# Patent application title: MEMORY ARRAY INCLUDING MULTI-STATE MEMORY DEVICES

##
Inventors:
Erik Ordentlich (San Jose, CA, US)
Erik Ordentlich (San Jose, CA, US)
Ron M. Roth (Haifa, IL)
Ron M. Roth (Haifa, IL)
Gadiel Seroussi (Cupertino, CA, US)
Gadiel Seroussi (Cupertino, CA, US)

IPC8 Class: AG06F1200FI

USPC Class:
711103

Class name: Specific memory composition solid-state read only memory (rom) programmable read only memory (prom, eeprom, etc.)

Publication date: 2013-04-25

Patent application number: 20130103888

## Abstract:

A data storage system including a memory array including a plurality of
memory devices programmable in greater than two states. A memory control
module may control operations of the memory array, and an encoder module
may encode input data for storing to the memory array. The memory array
may be an m×n memory array, and the memory control module may
control operations of storing data to and retrieving data from the memory
array.## Claims:

**1.**A data storage system comprising: a memory array including a plurality of memory devices programmable in greater than two states; a memory control module, executed by a processor, to control operations of the memory array; and an encoder module to encode input data for storing to the memory array.

**2.**The data storage system of claim 1, wherein the memory devices are programmable in greater than two resistance states.

**3.**The data storage system of claim 1, wherein the memory devices are programmable in greater than two states associated with a physical magnitude of a memory device.

**4.**The data storage system of claim 1, wherein the memory array is an m×n memory array, the memory control module is to control operations of storing data to and retrieving data from the memory array.

**5.**The data storage system of claim 4, wherein the encoder module is to encode the input data for storing to the m×n memory array such that an amount of current leaking through half-selected memory devices in a selected row and a selected column of the m×n memory array is, respectively, less than or equal to nC/2 and mC/2, where C is a largest sum of half-select current magnitudes for pairs of complementary states.

**6.**The data storage system of claim 4, wherein the encoder module is to encode the input data for storing to the m×n memory array by forming a first sequence of symbols by grouping first (m-1)(n-1)k bits of the input data into (m-1)(n-1) groups of k bits, where k is an integer.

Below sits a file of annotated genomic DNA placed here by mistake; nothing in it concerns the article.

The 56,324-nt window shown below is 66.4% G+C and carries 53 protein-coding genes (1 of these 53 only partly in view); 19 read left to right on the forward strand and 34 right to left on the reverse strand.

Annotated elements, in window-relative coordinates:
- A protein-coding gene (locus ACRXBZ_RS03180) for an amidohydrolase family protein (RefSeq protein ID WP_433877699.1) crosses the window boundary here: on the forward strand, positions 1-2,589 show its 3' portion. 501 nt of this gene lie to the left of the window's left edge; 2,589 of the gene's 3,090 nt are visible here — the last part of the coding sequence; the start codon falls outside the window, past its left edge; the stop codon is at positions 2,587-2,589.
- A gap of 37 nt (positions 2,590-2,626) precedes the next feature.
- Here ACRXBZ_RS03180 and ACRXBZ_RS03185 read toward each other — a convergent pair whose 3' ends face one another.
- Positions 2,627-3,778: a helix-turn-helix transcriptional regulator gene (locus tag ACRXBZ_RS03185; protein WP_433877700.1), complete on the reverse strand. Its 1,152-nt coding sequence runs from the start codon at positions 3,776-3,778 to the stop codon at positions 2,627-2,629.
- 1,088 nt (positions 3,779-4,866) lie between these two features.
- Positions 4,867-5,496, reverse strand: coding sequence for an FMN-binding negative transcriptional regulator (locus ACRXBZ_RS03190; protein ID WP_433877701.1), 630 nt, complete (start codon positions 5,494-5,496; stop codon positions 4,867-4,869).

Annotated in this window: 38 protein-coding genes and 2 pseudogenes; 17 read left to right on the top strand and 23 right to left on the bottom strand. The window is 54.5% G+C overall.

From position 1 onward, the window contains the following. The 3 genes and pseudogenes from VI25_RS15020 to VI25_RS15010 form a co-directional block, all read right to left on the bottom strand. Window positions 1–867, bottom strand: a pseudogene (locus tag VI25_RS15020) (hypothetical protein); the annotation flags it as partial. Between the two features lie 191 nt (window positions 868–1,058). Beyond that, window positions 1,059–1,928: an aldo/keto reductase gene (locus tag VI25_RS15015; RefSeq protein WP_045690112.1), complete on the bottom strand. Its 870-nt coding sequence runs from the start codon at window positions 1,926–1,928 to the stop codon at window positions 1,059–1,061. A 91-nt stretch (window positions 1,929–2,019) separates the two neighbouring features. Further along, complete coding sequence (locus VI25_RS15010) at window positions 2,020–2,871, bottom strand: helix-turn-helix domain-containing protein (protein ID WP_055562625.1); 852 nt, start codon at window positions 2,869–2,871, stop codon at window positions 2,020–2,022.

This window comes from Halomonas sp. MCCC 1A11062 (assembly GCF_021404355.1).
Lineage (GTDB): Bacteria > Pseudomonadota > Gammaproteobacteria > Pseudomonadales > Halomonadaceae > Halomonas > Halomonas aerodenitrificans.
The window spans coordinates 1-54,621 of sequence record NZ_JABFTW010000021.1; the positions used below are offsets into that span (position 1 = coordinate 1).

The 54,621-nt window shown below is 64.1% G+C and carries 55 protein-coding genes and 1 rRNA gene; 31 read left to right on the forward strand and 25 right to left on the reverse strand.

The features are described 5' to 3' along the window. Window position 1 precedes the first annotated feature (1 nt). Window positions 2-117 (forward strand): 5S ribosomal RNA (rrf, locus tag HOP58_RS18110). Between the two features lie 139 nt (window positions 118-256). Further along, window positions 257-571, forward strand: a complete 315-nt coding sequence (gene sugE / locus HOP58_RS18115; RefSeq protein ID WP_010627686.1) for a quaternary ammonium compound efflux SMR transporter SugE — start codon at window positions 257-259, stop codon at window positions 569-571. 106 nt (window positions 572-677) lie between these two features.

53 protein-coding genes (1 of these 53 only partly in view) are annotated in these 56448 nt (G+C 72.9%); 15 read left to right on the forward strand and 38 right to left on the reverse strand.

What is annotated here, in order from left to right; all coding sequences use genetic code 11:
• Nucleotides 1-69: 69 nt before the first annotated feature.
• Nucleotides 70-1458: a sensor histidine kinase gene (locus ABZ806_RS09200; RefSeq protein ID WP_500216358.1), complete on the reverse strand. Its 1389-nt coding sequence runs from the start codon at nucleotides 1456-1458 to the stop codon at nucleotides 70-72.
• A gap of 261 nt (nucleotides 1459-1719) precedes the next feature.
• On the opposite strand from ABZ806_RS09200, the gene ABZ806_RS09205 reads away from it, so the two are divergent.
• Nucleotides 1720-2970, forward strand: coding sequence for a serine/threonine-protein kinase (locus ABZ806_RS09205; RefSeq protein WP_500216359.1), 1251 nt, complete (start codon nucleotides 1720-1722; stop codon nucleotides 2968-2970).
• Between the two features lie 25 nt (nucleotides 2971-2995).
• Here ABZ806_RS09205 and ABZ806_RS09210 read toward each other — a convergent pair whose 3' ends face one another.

**7.**The data storage system of claim 6, wherein the encoder module is to arrange the first sequence into an (m-1)×(n-1) array.

**8.**The data storage system of claim 7, wherein the encoder module is to form a second sequence of symbols by grouping remaining (m+n-1)(k-1) bits of the input data into groups of k-1 bits.

**9.**The data storage system of claim 8, wherein the encoder module is to extend the (m-1)×(n-1) array into the m×n memory array by filling in the m-th row and n-th column using the second sequence.

**10.**The data storage system of claim 4, wherein the encoder module is to locate a row or a column of the m×n memory array for which an amount of current leaking through half-selected memory devices is, respectively, greater than nC/2 or mC/2, and for any such row or column, the encoder module is to flip symbols of the row or column, where C is a largest sum of half-select current magnitudes for pairs of complementary states.

**11.**The data storage system of claim 4, wherein the encoder module is to iteratively evaluate all rows and columns of the m×n memory array, and for any row or column for which an amount of current leaking through half-selected memory devices is respectively greater than nC/2 or mC/2, the encoder module is to flip symbols of the row or column, where C is a largest sum of half-select current magnitudes for pairs of complementary states.

**12.**The data storage system of claim 1, further comprising a decoder module to decode an encoded m×n memory array, wherein for i=1, 2, . . . , m and for j=1, 2, . . . , n, the decoder module is to set k

_{i,j}=

**2.**sup.k-1-A

_{i,j}if p(A

_{i,n})+p(A

_{m,j})+p(A

_{m,n})=1 modulo 2, where A

_{i,j}denotes entry (i, j) of the m×n memory array, function p(h) returns most significant bit in binary representation of h for case of s=

**2.**sup.k, s is a number of states, and k is an integer.

**13.**The data storage system of claim 1, further comprising a decoder module to decode an encoded m×n memory array, wherein the decoder module is to arrange binary representations of entries in a subarray of a modified m×n memory array into a first binary sequence of length (m-1)(n-1)k, where k is an integer.

**14.**The data storage system of claim 1, further comprising a decoder module to decode an encoded m×n memory array, wherein the decoder module is to arrange least significant k-1 bits of binary representations of entries in an m-th row and n-th column into a binary sequence of length (m+n-1)(k-1), where k is an integer.